VIENNA –will start volume production of its new B-Max multipurpose vehicle and 1.0L 3-cyl. EcoBoost engine at its plant in Craiova, Romania, next spring.
The move comes some four years afterfinalized the takeover of the former Daewoo factory, which so far has assembled only small volumes of Ford Transit Connects from kits sourced from Turkey.
According to the original privatization contract signed with the Romanian government, production of a second, all-new vehicle was supposed to begin in 2010, but Ford postponed the project due to the economic crisis.
“It is correct that there has been a delay in our plans for this plant,” Wolfgang G. Schneider, Ford of Europe vice president-governmental, environmental and legal affairs, tells WardsAuto. “In the crisis, we put back our plans somewhat, but otherwise they have not changed. We still find Romania a strategically correct decision.”
Ford reconfirmed its commitment to invest more than E675 million ($903 million) in the Craiova operation this summer.
“In Craiova, we will have a so-called mega-plant in which we will produce both engines and vehicles at a capacity of about 300,000 units each,” Schneider says.
“We will produce the B-Max there and a second model, most likely a small car, will be assigned to Craiova later on, in 2015,” Schneider says. “The respective decision-making processes are still under way.”
With the second model, car production capacity in Craiova will amount to about 300,000 units a year. Engine capacity already will be reaching 300,000 units in the coming year.
The new small EcoBoost engine displayed at the Frankfurt auto show last month also will be produced at Ford’s plant in Cologne, Germany.
Transit Connect assembly will be phased out at about the same time production of the B-Max and EcoBoost engine gets under way.
Several suppliers will join Ford in Romania.
“We naturally want to encourage our suppliers to set up shop in Romania, not only to serve our plant in Craiova but also to make parts for export purposes in a very interesting cost environment,” Schneider says.
There is a supplier park in Craiova and some of the suppliers are located inside the plant itself. In addition, there are suppliers considering whether to set up operations between Craiova and the Pitesti region, where’s Automobile Dacia plant is located.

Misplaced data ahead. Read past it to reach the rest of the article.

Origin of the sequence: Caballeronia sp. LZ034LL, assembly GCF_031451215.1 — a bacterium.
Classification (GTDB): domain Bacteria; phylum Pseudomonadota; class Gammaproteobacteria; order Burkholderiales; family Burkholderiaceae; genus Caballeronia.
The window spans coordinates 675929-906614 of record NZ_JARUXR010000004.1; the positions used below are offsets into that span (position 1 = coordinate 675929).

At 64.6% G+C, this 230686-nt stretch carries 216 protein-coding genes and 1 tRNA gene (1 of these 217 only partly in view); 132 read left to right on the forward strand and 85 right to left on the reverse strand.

As part of the privatization contract, Ford had to agree to take over the entire workforce when it acquired the Craiova factory in March 2008. Due to the postponement of the main production project, the workforce has been underutilized.
“We have kept the number of workers at a constant level, but we have also prepared them for the new production tasks,” Schneider says. “So in this respect, it has not been lost time.”
Ford Romania has about 3,500 workers, which is sufficient for B-Max and engine production.
“When it is time to start production of the second vehicle, around 2015, we will raise the number of employees to about 5,000, maybe even to 6,000,” Schneider says.
Because Ford was not able to fulfill the terms of its deal with the Romanian government on schedule, there is talk of reducing state support, with negotiations continuing between the two parties.
“Things have not been totally settled yet, but we are very close to a solution,” Schneider says. “We understand the disappointment that there had to be this delay.”
Originally, Romania was to supply E143 million ($191 million) in investment aid and E53 million ($71 million) in training aid.
“At the moment, we are talking about how the fact that we are too late impinges on this package,” Schneider explains. “Naturally, this circumstance will significantly reduce the amount of state aid, and we understand why.”
“I am optimistic we will get this settled this year still,” he adds.